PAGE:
A Senate Commerce subcommittee held what was billed as an oversight hearing on the CPSC and toy safety in conjunction with the holiday gift-giving season. It was pretty mundane affair, with just a little useful discussion of Rep. Henry Waxman’s proposal for a “functional exclusion” for products from the inflexible mandates of the Consumer Product Safety Improvement Act. The proposal is a diversion from fixing the CPSIA’s many substantive flaws.
Surprisingly, the issue of the just-finalized rules for the product safety complaint database (see below) was just mentioned and not discussed.
Commissioner Anne Northup, however, provided a good review of the provision’s harmful approach in her prepared testimony. (We’ve split the paragraph up for readability):
A prime example of wasted taxpayer resources—$29 million worth in fact—will be the consumer database that the Commission is tasked with implementing early next year. The CPSIA requires that the Commission establish and maintain a database on the safety of consumer products that is publicly available and searchable on the Commission’s website.
Unfortunately, the majority of the Commission adopted a rule just last week that will make the database useless or worse. Among other problems, the rule defines consumers to include just about everyone, so that reports of harm can be submitted by people with ulterior motives rather than just the actual consumers who suffered harm and have firsthand information about the consumer product.
In addition, the rule has interpreted a 10-day deadline in the statute to require agency staff to post reports of harm even though the agency has received credible claims of material inaccuracy, even if the staff has not had time to resolve those claims yet.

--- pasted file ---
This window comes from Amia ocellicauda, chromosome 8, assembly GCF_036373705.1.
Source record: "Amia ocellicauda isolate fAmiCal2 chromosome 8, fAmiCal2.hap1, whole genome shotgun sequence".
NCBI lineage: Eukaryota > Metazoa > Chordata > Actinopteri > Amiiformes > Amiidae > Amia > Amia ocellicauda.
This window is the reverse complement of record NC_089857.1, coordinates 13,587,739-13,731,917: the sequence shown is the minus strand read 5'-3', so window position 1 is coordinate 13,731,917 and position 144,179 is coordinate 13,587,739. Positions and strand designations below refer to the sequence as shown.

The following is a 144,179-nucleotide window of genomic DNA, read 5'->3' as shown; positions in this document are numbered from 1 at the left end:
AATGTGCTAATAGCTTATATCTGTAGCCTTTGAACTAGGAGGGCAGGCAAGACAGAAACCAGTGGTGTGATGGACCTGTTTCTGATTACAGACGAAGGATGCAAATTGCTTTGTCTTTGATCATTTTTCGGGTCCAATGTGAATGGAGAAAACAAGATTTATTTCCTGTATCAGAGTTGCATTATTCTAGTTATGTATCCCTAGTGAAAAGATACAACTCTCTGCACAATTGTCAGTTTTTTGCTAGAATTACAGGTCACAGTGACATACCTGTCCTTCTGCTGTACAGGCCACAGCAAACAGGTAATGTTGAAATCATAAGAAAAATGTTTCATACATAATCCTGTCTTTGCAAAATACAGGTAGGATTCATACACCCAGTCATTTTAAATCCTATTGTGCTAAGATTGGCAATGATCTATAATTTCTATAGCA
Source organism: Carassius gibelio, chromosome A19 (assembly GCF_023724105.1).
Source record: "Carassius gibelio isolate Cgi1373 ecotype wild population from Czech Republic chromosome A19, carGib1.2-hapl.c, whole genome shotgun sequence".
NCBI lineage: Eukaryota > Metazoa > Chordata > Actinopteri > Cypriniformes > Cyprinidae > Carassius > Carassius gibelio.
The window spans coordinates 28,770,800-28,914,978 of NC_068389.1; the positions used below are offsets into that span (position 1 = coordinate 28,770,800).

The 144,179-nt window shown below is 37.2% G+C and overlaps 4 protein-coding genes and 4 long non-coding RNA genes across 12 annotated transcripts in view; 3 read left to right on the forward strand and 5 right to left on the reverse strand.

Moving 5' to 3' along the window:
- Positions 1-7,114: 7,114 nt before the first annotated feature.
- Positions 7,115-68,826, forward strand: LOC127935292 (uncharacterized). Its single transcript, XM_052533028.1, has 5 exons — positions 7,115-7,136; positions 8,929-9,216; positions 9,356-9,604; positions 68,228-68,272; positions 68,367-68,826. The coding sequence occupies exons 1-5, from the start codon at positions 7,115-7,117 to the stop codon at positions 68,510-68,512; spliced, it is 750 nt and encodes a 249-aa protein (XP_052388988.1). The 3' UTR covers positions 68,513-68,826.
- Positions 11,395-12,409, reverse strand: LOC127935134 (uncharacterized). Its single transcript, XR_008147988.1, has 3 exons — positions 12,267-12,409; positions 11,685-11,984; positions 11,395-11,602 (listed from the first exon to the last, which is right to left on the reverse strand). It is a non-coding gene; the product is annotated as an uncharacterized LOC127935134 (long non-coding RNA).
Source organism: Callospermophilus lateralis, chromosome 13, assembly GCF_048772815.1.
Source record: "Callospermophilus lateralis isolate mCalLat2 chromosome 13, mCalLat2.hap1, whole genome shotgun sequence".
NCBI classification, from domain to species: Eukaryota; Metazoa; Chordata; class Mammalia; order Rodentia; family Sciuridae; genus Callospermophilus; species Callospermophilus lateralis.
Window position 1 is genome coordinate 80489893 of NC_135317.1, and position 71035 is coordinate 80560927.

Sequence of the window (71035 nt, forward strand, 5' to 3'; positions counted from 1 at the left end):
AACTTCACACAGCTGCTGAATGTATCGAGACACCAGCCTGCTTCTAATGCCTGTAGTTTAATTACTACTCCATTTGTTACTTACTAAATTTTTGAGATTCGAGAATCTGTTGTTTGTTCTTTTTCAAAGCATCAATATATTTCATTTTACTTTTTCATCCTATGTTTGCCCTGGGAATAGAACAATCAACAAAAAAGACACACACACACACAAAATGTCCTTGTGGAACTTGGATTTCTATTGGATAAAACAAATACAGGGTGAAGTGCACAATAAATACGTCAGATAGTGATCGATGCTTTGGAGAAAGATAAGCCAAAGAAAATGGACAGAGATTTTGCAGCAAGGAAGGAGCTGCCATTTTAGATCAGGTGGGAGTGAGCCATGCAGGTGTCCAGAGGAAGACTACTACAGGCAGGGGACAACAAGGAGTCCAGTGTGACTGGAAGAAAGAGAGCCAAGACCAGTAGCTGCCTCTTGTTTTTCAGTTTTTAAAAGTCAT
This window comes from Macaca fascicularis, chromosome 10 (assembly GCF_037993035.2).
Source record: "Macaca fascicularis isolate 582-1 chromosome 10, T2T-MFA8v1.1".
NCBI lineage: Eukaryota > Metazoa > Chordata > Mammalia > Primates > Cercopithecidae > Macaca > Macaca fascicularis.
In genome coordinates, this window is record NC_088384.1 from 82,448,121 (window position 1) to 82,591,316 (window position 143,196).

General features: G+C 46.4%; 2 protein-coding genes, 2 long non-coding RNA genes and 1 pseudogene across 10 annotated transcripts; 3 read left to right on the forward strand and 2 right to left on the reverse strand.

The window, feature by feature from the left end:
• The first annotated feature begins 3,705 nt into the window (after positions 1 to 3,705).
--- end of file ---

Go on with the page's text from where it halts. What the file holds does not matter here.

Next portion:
Finally, since groups with ulterior motives (trial lawyers, competitors, groups wanting to sell a “remedial” product, or an association wanting to lobby Congress for a new mandate) can submit reports into this database without providing the consumer’s name, it is unlikely that the Commission will be able to ascertain critical facts related to a product. Such blatant disregard for accurate data will undermine the whole purpose of the database—to assist consumers trying to purchase safe products. It will also raise prices, kill jobs, and damage the reputations of safe and responsible manufacturers indiscriminately.
And manufacturers vigorously object to that attack against their reputations. Thank you, Commissioner.
Also at Thursday’s hearing, Sen. Amy Klobuchar (D-MN) continued her good involvement and questioning on issues affecting the ATV industry, which is a major Minnesota employer.
For a first-hand account of how the CPSIA has done so much economic and individual damage, read the statement of Jill Chuckas, owner of a small, hand-crafted children’s accessories business called Crafty Baby, who testified on behalf of the Handmade Toy Alliance.
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